Hello on the higher tier Allegro tools there is a RF module that would allow you to draw that trace as a shape but on the lower tier products there is another way to do it.
Since a trace of a specific impedance is really characterized as a "Transmission Line" the first thing you will need is a Transmission Line calculator to assist in figuring out the width of the trace.
Here is a link to a good free tool to use.
Things you need to know in advance would be what is the layer stackup of your board, 2lyr, 4lyr etc. Your trace will be above a ground plane when complete. The important things are the w/h width to height ratio and also the er constant of the material and the thickness of the conductor.
So lets assume you want a 50 ohm impedance trace and you are using 1oz copper and have a standard 0.062" double sided finished board
The numbers work out like this.
Actual board thickness 59.6 mil "measured copper top to bottom"
er of FR4 = 4.5 typical "Check data sheet first, make note of intended frequency of use"
trace thickness 1.4mil
required impedance 50 Z
calculated width of trace = 110 Mils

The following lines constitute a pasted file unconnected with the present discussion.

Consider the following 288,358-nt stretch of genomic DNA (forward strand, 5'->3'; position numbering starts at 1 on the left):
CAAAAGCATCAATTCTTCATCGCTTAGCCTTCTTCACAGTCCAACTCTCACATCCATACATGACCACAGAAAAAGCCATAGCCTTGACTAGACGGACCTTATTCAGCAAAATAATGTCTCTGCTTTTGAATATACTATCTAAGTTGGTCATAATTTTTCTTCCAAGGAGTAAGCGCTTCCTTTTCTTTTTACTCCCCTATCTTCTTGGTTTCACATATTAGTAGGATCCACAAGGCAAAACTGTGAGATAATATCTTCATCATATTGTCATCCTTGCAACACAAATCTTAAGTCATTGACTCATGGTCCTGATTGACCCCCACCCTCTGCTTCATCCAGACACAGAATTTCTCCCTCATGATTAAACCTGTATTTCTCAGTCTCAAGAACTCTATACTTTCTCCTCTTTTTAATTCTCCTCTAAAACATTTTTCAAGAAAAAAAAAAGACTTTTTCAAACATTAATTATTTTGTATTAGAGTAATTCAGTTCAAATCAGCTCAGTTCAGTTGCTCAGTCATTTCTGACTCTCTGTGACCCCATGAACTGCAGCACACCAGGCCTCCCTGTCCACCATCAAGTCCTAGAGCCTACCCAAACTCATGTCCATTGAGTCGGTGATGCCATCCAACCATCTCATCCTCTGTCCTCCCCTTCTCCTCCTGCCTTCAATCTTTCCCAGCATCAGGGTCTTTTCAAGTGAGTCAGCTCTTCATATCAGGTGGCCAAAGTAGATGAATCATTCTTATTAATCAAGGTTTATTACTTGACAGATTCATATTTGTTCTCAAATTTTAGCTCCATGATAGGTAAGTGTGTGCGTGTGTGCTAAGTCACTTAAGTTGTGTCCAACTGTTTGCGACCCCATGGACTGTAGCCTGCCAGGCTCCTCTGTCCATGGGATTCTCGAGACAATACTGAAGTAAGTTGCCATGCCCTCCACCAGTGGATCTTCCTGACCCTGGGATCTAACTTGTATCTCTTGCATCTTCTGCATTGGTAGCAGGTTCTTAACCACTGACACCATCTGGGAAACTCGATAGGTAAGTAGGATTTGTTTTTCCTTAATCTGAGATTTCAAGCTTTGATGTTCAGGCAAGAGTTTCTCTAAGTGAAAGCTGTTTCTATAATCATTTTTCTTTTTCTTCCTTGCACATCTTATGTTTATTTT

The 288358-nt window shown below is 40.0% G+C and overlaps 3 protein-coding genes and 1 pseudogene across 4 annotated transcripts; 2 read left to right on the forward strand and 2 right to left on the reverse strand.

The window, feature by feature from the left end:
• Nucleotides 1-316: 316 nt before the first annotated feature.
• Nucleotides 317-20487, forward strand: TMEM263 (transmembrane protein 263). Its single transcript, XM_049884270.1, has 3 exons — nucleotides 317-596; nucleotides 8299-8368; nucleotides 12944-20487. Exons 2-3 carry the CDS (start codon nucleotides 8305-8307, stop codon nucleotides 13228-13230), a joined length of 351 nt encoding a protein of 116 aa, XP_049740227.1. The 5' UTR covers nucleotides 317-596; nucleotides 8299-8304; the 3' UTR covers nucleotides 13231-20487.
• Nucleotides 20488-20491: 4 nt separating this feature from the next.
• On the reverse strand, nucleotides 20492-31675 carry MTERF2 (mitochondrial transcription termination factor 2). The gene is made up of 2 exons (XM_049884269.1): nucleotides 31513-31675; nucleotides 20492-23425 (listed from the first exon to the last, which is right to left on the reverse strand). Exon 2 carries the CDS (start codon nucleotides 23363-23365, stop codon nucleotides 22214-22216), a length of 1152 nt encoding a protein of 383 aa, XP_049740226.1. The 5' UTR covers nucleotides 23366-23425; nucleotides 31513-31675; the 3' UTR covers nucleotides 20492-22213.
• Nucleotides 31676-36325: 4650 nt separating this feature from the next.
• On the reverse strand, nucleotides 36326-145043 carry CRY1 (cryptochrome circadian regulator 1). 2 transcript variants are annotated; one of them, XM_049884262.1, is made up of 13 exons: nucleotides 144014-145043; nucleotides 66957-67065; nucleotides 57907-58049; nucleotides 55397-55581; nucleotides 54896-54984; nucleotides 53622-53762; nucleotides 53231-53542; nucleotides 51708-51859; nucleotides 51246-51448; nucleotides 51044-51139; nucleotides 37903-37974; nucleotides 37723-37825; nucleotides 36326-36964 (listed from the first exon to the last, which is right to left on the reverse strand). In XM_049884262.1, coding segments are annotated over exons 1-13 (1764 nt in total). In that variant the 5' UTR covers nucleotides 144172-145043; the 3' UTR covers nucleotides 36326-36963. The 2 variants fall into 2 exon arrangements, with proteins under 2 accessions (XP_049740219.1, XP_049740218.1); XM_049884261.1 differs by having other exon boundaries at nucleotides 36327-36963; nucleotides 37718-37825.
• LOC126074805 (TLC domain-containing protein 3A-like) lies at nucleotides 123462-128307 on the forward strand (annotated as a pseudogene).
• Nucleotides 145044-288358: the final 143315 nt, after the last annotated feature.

Ok so we worked out the calculations for a MLIN and can see that our trace will need to be 110 mils wide.
In allegro you can draw that trace just like a normal trace or you can use a rectangluar shape instead. I prefer to use a shape for transmission lines.
Keep in mind the trace is a simple straight trace, if you have bends or curves the impedance will change but not by too much. Also do not have a ground plane or other copper close to your trace because it will change the impedance of the trace if it is close.
To verify your trace is indeed 50 ohms in the real world you are going to need access to a VNA "Vector Network Analyzer" the VNA will be the true test :)
If the trace is truely 50 ohms you can expect a returnloss of > -30dB across your band of interest.
If you could provide some more specifics on your board/application I could possibly further assist.
BTW in the real world a handy way of making sure your traces are really the impedance you want is to do a test board first with lines of different widths that can be measured with a VNA. Every board house has different process to make a board so the material you receive from one board house might not be the same as from another and these little difference can change the actual real world impedance of the traces.
Hope this helps